01:54 (GMT +7) - Friday 28/07/2017


Information is key

Released at: 04:50, 28/07/2014 Transfer Pricing

Information is key

Mr Pham Thanh Tung, Head of the Legal Affairs Department at the General Department of Taxation (GDT), and Mr Phan Huu Thang, former Director of the Foreign Investment Agency under the Ministry of Planning and Investment, tell VET's Minh Hoang about the difficulties encountered in fighting transfer pricing activities.

by Minh Hoang

Foreign-invested enterprises (FIEs) contribute significantly to Vietnam economy but there are those that have “fallen into disrepute”, with GDT figures proving they have engaged in transfer pricing. What are your comments on this?

    To be fair, not only foreign enterprises but also local enterprises engage in transfer pricing and this activity is readily found all around the world. Transfer pricing has considerable negative consequences, causing shortfalls in State budget collections and distorting competition, to the detriment of the local business environment.

    The fight against transfer pricing is an ongoing task for State agencies, with the GDT playing the key role. The Organisation for Economic Co-operation and Development (OECD) has summarised dozens of types of transfer pricing for reference by tax authorities around the world.

What are the specific methods used in transfer pricing?

    By overvaluing prices of imported machinery, equipment and raw materials while stating lower export product prices, a company division located in an invested country - although financed by its parent corporation - is not profitable on paper and may even suffer nominal losses in order to quickly recover its capital and achieve high returns. Depending on the future market situation, they may even cease operations and sell the business or bankrupt it.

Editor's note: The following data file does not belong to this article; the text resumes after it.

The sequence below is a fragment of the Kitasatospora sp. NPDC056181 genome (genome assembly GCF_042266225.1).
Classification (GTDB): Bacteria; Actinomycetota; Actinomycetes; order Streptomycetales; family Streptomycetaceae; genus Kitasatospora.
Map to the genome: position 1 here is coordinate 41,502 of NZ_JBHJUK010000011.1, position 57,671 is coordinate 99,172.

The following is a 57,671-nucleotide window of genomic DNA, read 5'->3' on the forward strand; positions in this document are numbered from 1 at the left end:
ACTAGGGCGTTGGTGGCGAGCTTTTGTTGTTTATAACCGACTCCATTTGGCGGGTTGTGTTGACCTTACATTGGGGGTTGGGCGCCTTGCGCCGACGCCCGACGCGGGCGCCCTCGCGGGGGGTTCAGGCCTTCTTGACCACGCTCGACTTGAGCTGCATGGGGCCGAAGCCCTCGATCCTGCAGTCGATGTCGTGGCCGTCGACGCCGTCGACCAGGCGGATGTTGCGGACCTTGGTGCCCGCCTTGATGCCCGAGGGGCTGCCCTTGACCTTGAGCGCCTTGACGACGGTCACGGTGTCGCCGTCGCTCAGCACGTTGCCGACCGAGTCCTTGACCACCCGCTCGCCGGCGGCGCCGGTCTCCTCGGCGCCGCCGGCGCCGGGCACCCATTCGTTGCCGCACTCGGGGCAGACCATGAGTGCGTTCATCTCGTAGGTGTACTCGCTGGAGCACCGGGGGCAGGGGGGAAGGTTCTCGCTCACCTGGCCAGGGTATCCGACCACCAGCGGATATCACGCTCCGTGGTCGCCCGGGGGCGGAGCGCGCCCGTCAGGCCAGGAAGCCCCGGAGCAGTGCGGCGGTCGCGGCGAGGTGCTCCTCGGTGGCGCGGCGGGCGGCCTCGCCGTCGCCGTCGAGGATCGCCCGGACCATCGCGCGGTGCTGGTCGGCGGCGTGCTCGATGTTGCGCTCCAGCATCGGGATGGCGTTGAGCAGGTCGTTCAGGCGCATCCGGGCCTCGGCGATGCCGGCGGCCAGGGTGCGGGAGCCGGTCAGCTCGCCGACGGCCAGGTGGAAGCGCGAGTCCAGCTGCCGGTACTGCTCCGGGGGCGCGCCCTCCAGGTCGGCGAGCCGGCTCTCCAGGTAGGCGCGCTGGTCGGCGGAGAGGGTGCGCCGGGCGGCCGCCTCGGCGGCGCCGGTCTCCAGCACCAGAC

Investors involved in transfer pricing will increase the input prices of machinery, equipment, technical secrets, and patents, for instance, to overstate the fixed asset value of the business. During future operations and business, the cost of new machinery and equipment for supplementation or replacement are always overstated in order to increase depreciation, which may also happen in the case of increasing capital investment to expand operations. As these costs are substantial, profits will be rather low or even non-existent, and losses may be accrued.

    Similarly, during production and business operations, enterprise declare high input prices and concurrently try every means available to overstate other expenses such as marketing and promotions, among others, to wipe out any profits. Some FIEs also take advantage of the Vietnamese Government’s incentives on advertising and marketing expenses to promote the parent firm.

    Over-declaring interest expenses is another method often used. Usually the parent entity brings in input materials, supplies and components that cannot be manufactured in Vietnam or are of poor quality when locally produced. The subsidiary in V